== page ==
Manufacturers would be authorized to contract with a public or private third party to conduct the drug collection program, but all costs would be borne by the manufacturer. No fees could be charged to hospitals and residential health care facilities for drug collection. Such facilities would be required to dispose of all unused and expired drugs through the drug collection programs. Manufacturers would be required dispose of all collected drugs in an environmental sound manner, pursuant to rules and regulations promulgated by the Department of Health. All manufacturers would be required to report biannually to the DEC on their drug collection programs.
The federal Resource Conservation and Recovery Act (RCRA) exempts household waste (including prescription and OTC drugs) from hazardous waste regulation. Furthermore, EPA has made clear that reverse distributors may not accept already dispensed medication as part of that waste stream. However, individual states may determine that drugs are hazardous wastes and must be managed as such.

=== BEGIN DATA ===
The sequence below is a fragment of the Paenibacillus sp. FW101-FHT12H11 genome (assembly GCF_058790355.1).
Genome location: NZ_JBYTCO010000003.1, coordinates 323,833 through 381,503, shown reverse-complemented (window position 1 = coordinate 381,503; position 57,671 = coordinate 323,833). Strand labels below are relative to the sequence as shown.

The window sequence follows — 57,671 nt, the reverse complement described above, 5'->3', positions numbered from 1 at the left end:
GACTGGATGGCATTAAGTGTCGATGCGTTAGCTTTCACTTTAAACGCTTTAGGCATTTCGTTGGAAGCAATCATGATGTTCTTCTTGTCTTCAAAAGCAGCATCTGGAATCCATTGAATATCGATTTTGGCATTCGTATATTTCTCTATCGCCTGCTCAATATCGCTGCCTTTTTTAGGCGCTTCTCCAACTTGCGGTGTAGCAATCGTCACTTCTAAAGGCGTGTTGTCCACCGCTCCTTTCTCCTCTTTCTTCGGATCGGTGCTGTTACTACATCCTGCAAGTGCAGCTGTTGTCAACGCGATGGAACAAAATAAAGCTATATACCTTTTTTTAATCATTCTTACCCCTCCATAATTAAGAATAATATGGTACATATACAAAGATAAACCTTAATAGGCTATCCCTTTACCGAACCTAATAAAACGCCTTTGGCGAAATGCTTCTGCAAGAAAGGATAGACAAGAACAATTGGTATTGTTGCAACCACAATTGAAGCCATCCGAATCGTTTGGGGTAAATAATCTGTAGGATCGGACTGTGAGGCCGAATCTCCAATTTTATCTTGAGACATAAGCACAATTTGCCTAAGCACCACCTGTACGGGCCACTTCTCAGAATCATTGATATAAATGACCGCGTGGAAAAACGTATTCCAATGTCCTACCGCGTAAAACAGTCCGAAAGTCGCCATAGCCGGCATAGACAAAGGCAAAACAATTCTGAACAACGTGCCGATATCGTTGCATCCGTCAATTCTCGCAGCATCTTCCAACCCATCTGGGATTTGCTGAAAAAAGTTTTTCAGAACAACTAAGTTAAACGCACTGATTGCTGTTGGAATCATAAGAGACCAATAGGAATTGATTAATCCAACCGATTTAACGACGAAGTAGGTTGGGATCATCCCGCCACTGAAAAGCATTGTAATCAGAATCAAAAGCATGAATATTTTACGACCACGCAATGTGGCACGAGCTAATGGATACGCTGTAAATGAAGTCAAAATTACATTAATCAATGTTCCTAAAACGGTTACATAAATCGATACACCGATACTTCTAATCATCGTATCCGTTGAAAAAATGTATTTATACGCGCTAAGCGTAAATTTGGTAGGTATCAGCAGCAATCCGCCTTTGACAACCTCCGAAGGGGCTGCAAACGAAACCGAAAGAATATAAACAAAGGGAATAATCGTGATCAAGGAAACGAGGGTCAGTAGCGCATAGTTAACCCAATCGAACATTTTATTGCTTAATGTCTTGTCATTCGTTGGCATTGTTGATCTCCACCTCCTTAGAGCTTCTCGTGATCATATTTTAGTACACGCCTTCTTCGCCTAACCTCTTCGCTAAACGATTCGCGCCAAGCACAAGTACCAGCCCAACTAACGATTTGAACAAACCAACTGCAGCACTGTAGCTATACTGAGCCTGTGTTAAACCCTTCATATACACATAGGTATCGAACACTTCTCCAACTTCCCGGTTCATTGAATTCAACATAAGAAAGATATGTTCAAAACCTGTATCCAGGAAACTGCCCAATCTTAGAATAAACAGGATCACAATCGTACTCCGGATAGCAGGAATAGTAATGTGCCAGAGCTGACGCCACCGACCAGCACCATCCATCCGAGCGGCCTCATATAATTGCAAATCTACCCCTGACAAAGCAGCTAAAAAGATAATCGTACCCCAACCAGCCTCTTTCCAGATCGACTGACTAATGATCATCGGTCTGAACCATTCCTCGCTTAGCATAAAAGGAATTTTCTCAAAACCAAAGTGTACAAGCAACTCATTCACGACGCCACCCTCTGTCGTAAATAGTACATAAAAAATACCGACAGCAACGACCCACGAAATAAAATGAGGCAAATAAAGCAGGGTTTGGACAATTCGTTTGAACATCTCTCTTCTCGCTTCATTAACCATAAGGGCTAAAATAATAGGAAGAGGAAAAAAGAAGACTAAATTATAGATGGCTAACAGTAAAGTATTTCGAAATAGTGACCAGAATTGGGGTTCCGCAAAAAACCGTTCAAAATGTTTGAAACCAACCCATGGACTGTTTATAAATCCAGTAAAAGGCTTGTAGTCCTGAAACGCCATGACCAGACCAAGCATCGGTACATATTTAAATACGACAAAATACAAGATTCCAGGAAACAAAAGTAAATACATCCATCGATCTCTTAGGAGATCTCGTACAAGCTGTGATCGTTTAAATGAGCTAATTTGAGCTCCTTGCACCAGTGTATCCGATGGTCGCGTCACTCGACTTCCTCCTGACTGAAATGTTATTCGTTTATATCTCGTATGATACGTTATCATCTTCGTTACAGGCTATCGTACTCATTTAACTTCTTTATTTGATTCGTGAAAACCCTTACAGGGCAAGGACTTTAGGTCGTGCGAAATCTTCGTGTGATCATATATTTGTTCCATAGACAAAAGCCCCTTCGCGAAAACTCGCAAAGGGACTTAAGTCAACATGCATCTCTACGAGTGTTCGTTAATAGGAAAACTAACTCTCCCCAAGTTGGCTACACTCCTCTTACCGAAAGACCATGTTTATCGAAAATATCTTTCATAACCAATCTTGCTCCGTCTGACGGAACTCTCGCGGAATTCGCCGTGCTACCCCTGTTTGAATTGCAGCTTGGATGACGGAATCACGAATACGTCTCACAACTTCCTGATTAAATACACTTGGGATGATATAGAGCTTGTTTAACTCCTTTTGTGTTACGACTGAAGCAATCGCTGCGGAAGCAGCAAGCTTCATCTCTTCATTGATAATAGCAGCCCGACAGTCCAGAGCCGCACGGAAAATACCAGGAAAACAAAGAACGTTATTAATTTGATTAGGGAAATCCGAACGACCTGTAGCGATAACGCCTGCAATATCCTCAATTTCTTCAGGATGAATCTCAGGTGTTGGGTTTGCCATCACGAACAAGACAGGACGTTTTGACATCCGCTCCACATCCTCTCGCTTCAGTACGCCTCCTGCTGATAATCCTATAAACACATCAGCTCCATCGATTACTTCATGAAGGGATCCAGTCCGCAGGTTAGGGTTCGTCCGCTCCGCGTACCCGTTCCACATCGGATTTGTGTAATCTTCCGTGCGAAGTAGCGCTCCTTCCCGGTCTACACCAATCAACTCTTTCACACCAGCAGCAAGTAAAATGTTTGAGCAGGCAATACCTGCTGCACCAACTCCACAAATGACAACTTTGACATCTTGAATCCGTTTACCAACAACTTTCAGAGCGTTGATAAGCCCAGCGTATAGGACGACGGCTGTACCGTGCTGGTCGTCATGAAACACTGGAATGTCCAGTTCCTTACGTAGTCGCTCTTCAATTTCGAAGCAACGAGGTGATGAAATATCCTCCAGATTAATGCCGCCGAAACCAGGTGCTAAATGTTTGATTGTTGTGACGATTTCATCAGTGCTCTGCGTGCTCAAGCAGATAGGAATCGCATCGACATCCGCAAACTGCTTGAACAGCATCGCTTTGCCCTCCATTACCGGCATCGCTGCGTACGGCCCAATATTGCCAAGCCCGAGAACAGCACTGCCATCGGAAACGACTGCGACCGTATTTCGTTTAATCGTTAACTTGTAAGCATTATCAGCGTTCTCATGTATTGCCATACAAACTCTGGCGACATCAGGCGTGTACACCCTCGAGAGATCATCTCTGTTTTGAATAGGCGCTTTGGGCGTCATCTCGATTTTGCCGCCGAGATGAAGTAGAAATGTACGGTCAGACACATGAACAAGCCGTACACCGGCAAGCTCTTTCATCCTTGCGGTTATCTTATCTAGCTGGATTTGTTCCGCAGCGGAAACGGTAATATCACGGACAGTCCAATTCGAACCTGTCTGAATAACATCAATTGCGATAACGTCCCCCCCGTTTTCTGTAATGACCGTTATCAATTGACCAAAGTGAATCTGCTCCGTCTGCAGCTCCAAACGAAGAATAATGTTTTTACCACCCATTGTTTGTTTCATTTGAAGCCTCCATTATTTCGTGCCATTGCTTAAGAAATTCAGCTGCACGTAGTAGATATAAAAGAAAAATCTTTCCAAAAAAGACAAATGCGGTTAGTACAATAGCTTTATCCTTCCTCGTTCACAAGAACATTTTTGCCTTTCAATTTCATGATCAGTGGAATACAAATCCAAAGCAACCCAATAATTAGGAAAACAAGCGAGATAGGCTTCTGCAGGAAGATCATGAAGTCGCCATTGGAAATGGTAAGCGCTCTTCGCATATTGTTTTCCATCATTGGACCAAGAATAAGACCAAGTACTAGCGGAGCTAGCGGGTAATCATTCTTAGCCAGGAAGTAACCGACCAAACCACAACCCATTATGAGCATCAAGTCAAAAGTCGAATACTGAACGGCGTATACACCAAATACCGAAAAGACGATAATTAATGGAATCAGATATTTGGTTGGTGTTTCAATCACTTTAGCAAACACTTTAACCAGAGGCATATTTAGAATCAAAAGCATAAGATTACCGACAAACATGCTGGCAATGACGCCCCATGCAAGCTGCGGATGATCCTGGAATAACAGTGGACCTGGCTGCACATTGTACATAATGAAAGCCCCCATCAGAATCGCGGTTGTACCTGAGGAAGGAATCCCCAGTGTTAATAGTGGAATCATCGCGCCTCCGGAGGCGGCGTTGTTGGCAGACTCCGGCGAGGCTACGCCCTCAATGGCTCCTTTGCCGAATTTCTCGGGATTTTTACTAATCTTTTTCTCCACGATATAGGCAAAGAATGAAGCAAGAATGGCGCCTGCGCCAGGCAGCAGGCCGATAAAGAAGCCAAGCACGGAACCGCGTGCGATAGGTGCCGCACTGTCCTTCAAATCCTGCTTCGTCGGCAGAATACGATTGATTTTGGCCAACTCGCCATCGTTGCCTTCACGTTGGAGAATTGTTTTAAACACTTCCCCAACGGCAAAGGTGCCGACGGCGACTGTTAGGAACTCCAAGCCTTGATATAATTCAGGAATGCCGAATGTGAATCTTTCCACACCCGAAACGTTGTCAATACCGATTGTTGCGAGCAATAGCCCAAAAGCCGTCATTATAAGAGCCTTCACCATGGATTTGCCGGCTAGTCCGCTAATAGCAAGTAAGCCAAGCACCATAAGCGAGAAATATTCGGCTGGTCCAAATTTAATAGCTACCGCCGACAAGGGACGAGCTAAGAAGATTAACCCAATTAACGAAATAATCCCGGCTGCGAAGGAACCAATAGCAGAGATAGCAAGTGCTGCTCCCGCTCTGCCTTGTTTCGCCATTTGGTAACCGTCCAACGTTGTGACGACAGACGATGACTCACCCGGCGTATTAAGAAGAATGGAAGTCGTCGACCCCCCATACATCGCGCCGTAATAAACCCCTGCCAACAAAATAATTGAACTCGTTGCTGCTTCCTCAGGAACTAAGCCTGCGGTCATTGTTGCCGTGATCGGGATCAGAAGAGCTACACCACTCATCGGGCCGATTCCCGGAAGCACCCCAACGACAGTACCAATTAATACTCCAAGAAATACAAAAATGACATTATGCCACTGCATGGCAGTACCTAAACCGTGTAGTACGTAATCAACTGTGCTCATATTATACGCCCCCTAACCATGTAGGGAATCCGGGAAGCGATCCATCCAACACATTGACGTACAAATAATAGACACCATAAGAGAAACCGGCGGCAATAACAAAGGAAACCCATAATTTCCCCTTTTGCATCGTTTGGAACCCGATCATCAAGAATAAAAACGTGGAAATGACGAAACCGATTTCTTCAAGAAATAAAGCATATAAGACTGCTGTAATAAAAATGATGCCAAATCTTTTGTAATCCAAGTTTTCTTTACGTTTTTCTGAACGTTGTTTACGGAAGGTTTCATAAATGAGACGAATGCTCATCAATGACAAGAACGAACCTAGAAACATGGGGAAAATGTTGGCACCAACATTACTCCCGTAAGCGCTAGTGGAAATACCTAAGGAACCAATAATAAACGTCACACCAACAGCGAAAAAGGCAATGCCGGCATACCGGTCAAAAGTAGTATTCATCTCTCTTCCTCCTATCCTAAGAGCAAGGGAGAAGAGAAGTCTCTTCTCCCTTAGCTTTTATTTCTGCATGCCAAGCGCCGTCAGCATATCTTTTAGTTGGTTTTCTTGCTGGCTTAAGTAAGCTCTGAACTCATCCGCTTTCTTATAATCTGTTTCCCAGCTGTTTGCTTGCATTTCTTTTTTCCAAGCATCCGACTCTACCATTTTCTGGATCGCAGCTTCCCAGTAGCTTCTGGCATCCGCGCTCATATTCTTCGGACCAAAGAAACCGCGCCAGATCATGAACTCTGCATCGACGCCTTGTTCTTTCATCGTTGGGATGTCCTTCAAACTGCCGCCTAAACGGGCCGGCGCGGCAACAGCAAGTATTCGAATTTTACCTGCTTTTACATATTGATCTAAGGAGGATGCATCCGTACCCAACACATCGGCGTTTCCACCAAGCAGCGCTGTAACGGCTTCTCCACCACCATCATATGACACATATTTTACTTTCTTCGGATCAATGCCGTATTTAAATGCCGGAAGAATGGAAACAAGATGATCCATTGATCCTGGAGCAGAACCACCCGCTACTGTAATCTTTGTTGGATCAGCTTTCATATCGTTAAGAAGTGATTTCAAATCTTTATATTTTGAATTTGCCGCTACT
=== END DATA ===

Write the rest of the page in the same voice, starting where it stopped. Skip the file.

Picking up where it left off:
There have been successful drug collection programs in the State of Washington (2 years), Alberta Province, Canada (10 years), Wisconsin Clean Sweep funds local municipal drug collection programs, the EPA Great Lakes Earth Day Challenge of 2008, Cumberland County, PA, Salt Lake City, UT, Price Chopper 2008 collection program, and other locations across the country. The DEC has also conducted small local drug collection program around the State in 2009 and 2010.
Maisel concluded "As important as these events are, they are not a replacement of an on-going, comprehensive collection effort to remove unwanted and expired drugs from hospitals and residential health care facilities. These facilities use significant quantities of drugs, which are not being properly handled when they expire or are no longer useful... It is time to act now to eliminate this significant threat to public health and our environment."